Before the Oklahoma State men’s basketball team started the season that has the Cowboys ranked in the top 15 and one game out of first in the Big 12 Conference, they were delivered a big blow.
It was believed Brian Williams, easily the best defender the Cowboys had on the roster, would be lost for the year with a wrist injury to his non-shooting hand.
The bleak forecast was a little off and the redshirt sophomore from Baton Rouge, La., suited up for OSU amid a seven-game win streak that put the Pokes back in conference title contention.
While Williams didn’t have any drastic impact on the roster when he initially returned — only playing a handful of minutes while still favoring his right hand to avoid his injured left hand — the 6-foot-5 guard/forward still was able to bring a boost off the bench.
“Brian clamps down and locks up on defense. He gives us more pressure in practice, which prepares us for the games,” OSU redshirt sophomore forward Michael Cobbins said prior to the Bedlam game against Oklahoma on Feb. 16. “When he gets into the game, he brings energy off the bench and just locks people down on defense.”
Williams has seen his minutes progressively increase, averaging 14.3 minutes in the seven games he’s played in since his return.
His biggest contribution since returning from rehab came in Saturday’s 73-57 road win at West Virginia. With starting point guard Marcus Smart — a solid defender in his own right — sitting nearly all of the first half with three fouls, Williams was called upon help fill the gap and played a season-high 22 minutes.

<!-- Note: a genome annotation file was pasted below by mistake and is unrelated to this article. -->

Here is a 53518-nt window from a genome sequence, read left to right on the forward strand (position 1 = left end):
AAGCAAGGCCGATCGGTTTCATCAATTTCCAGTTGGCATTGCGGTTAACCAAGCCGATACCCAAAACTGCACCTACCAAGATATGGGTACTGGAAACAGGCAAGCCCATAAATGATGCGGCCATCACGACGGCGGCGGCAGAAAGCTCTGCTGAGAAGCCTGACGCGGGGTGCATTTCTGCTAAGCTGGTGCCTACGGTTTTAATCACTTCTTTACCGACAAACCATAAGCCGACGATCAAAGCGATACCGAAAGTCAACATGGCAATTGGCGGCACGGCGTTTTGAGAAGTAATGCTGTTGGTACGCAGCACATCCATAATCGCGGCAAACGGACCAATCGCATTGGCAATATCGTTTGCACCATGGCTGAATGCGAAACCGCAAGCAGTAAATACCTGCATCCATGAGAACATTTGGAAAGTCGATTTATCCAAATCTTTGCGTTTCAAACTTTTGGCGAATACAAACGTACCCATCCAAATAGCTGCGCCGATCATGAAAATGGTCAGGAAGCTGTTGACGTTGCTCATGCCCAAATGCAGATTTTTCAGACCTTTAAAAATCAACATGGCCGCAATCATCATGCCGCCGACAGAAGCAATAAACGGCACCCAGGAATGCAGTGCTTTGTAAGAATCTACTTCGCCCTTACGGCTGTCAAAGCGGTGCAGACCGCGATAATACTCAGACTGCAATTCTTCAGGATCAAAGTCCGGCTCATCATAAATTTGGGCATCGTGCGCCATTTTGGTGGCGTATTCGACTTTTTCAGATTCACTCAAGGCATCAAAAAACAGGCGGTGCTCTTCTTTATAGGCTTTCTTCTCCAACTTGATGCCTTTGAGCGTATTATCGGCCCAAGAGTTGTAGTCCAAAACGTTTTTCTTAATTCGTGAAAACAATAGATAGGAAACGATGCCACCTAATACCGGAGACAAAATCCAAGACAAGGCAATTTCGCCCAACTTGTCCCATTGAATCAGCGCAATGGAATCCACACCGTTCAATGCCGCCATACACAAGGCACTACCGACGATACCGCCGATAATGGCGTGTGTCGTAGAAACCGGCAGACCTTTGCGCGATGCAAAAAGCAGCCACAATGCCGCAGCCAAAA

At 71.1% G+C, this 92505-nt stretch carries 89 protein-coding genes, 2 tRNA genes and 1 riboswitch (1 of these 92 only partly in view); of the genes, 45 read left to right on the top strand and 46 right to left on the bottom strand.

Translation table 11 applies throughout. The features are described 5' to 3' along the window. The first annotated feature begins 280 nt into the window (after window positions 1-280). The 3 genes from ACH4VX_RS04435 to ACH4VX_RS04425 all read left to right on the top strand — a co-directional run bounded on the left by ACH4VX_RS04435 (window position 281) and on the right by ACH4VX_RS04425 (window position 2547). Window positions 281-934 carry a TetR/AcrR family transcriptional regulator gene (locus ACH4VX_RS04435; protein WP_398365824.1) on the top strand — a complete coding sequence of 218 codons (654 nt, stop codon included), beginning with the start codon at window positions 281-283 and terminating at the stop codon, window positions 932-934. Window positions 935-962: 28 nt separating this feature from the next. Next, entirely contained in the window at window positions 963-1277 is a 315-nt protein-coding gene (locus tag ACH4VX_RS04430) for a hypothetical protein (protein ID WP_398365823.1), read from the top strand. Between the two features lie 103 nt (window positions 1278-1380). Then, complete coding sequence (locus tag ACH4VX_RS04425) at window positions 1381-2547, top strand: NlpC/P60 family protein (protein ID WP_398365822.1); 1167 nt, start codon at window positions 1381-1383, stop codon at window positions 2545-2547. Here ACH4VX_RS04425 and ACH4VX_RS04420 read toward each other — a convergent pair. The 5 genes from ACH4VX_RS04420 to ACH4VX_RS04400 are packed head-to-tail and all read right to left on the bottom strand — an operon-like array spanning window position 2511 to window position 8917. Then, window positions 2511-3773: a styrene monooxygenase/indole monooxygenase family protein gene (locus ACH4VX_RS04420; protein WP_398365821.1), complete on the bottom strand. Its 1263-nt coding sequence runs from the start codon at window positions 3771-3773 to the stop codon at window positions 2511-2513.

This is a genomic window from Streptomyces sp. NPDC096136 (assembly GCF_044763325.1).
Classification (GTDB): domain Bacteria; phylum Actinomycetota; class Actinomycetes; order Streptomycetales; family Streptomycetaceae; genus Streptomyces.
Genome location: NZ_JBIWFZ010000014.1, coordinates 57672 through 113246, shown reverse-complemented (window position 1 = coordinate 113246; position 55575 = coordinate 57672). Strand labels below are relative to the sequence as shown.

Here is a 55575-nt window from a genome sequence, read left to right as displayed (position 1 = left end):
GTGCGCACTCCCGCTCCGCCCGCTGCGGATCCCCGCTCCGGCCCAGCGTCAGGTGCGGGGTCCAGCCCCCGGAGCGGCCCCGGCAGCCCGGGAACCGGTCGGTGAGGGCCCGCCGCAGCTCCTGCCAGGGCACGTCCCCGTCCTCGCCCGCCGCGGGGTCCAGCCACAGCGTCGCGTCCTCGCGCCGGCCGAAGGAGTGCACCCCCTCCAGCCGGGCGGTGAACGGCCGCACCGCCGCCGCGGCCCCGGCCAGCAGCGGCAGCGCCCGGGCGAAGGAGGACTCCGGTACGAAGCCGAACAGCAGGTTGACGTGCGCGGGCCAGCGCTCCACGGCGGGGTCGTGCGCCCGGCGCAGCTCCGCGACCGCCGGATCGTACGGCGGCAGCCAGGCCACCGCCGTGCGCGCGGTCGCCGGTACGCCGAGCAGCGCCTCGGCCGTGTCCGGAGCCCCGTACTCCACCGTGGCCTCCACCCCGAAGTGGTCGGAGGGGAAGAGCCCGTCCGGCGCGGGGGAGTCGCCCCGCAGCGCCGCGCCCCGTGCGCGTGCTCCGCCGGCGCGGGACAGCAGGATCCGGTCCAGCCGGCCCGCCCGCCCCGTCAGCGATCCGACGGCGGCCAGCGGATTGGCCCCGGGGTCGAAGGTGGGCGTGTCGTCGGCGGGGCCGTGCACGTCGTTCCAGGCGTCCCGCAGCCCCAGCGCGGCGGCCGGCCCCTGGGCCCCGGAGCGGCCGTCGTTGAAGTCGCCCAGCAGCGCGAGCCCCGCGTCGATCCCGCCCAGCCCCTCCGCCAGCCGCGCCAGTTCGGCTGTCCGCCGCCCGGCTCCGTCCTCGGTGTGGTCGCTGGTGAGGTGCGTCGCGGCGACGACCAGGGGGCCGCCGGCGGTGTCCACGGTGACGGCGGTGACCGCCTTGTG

“It felt pretty good,” said Williams, who scored a season-high 13 points in the victory. “... Today it’s almost to where I was when I finished the season last year, so I’m feeling real confident about my progress.”
For OSU coach Travis Ford it wasn’t just Williams’ contributions scoring — his first double-digit point performance — but some of the little things the Louisiana native had become known for in his first year of action.
“I thought he looked and played very similar to what he did last year,” Ford said. “Before the game I challenged him to get back to offensive rebounding — last year we could count on him getting two to three offensive rebounds per game — and he wasn’t in the game for 20 seconds and he got his first offensive rebound and got a putback and was fouled on it.
“He was playing with great energy and using his activeness to make things happen. I thought he looked as comfortable out there as he has all year long, and that was good to see.”
Williams said he still feels some lingering effects from the injury that saw his wrist shrink to nearly have its original size while in a cast, but it no longer hinders him during games.
“It’ll get tweaked every now and then when I fall or when somebody hits it,” Williams said. “But my adrenaline pretty much carries me through the pain.”
Though Williams may not be back to 100 percent, having an energy player like him back on the court is definitely playing a positive role for his teammates.
“It’s great seeing him get back in the rhythm of things, grinding it out in practice,” said Cobbins, who came to Stillwater in the same recruiting class as Williams. “I’m just happy for him to be back out there on the court with me and able to do what he loves to do.”
Jason Elmquist is sports editor of The Stillwater NewsPress.